Artist features

Park Hyunki

Featuring organic elements, such as stones and water, Park’s work parallels with the logic behind Marcel Duchamp’s found art, Japanese Mono-ha, along with the Italian Arte Povera, which emphasizes on the rearrangement or modification of objects that are not commonly considered to be art.

All images Courtesy of the artist and Gallery Hyundai

As crucial it was for Park Hyunki to have felt compelled to create new media work after viewing Nam June Paik’s video art in 1974, Park’s approach to video and technology rather resembles the thriving interests of objects and materiality in Korean art of the 1970s.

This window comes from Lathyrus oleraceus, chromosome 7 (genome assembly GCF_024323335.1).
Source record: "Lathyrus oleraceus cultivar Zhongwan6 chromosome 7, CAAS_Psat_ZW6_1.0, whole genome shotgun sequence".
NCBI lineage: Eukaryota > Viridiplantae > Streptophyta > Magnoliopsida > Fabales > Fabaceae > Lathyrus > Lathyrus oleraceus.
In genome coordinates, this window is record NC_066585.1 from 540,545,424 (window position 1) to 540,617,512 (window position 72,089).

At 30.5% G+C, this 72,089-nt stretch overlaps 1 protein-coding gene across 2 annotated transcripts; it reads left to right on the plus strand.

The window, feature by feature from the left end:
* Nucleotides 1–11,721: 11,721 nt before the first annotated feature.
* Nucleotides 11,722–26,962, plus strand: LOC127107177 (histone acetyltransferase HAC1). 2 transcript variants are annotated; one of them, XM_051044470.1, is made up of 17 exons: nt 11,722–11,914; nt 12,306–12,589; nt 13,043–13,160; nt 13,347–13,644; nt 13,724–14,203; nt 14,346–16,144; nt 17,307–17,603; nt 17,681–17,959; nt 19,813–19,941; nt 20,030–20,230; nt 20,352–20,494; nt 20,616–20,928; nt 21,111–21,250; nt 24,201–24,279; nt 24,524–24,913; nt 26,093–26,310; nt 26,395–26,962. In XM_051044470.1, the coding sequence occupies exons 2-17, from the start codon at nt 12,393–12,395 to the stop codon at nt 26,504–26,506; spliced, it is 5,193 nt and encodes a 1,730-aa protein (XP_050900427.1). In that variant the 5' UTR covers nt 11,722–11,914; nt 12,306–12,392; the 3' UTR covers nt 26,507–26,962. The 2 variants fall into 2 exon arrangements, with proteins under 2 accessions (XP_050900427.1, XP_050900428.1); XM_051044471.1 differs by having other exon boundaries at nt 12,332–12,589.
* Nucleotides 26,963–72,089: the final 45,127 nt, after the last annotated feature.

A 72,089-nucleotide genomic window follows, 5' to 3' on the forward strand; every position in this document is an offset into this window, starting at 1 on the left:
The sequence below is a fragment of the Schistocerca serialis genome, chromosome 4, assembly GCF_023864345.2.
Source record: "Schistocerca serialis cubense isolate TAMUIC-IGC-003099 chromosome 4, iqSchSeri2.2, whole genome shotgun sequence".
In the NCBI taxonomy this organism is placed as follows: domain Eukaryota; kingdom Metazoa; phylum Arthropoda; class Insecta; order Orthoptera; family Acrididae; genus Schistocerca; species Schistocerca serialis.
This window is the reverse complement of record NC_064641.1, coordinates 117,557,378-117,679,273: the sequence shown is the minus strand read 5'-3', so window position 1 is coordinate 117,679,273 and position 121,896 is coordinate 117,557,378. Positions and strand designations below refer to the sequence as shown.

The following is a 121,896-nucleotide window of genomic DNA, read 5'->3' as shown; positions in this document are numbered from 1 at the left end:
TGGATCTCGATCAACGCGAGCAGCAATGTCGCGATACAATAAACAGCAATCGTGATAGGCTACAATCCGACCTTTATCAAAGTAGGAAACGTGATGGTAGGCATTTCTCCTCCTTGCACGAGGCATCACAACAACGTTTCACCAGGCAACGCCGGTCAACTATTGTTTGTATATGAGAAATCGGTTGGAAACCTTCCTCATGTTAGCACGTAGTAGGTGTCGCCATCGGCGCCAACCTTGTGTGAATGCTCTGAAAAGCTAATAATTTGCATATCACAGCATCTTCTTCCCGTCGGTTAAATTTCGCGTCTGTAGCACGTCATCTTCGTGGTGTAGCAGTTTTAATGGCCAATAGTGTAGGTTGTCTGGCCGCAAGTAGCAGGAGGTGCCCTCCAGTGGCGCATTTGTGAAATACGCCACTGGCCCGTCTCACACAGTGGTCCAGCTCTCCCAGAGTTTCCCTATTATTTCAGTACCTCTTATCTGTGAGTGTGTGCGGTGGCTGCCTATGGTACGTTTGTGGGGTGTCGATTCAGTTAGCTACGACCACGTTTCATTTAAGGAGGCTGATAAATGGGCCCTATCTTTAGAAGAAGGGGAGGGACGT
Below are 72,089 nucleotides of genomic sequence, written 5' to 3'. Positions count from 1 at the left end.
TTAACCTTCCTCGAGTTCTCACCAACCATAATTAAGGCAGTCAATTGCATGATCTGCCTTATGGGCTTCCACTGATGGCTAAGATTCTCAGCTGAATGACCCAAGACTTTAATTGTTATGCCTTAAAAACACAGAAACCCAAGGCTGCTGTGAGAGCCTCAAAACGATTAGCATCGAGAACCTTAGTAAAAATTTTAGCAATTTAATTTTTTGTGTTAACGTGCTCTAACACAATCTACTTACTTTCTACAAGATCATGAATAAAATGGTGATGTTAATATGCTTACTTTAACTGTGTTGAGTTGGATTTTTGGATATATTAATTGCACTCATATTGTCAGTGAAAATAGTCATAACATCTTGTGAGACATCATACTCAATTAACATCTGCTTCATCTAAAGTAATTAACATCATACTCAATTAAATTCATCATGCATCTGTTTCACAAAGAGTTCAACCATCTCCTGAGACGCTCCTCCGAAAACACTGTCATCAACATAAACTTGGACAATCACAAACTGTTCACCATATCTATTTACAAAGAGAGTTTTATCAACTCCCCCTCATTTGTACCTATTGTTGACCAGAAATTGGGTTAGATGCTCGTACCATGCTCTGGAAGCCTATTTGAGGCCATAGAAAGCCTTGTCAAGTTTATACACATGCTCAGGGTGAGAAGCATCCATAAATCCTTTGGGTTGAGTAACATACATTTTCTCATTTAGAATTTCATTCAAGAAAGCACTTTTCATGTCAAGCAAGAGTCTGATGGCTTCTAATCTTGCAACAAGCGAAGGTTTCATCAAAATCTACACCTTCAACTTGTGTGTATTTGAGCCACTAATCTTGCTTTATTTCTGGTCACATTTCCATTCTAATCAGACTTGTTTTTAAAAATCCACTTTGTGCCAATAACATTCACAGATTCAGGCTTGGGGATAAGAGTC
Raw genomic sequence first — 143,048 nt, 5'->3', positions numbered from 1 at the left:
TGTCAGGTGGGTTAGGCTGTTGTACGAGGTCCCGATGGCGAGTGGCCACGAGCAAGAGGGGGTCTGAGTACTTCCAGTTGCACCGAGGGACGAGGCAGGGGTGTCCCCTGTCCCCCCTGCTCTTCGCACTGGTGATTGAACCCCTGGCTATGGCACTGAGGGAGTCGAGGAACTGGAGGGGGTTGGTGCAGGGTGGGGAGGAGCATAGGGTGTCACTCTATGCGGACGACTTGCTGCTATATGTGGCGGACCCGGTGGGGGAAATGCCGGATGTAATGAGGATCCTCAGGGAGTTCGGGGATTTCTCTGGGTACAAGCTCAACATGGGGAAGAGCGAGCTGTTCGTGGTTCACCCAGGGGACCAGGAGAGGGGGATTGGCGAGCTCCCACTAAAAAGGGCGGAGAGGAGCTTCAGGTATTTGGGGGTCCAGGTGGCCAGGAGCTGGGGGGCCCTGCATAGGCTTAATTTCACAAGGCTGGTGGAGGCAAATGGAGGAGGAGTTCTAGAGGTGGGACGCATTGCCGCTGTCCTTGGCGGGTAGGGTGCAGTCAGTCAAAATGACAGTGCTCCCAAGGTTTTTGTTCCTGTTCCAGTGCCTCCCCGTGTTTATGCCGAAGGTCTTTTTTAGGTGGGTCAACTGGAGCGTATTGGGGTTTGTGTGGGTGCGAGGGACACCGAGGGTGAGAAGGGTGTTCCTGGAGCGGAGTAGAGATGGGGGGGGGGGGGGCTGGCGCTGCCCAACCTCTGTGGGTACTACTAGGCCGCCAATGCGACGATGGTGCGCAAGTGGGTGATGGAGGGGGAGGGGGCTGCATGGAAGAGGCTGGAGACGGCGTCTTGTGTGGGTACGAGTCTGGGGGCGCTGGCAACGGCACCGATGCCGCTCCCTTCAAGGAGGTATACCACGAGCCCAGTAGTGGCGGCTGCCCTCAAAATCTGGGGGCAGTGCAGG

Park Hyunki’s major early works encompass polarities between untouched and engaged, and doing and non-doing. The works include Untitled (TV Stone Tower) (1979-1996), his most representative video stone tower from 1984, in which he started to combine stones with TV monitors. Video Inclining Water (1979) is a photograph documentation of a performance where Park tilts the video monitor in coordination to the static video image of water to give the spectator an illusion as if the monitor was filled with water. Untitled (1993) is composed of wood, stones and single-channel video inspired by his long-time subject, his own hands. For Park, hands not only delineated the five senses but also symbolized the five elements of the universe. Art achieved its true importance when he was in a quest to harmonize humanity with the universe.

out now

Tique | publication on contemporary art #3: Six Questions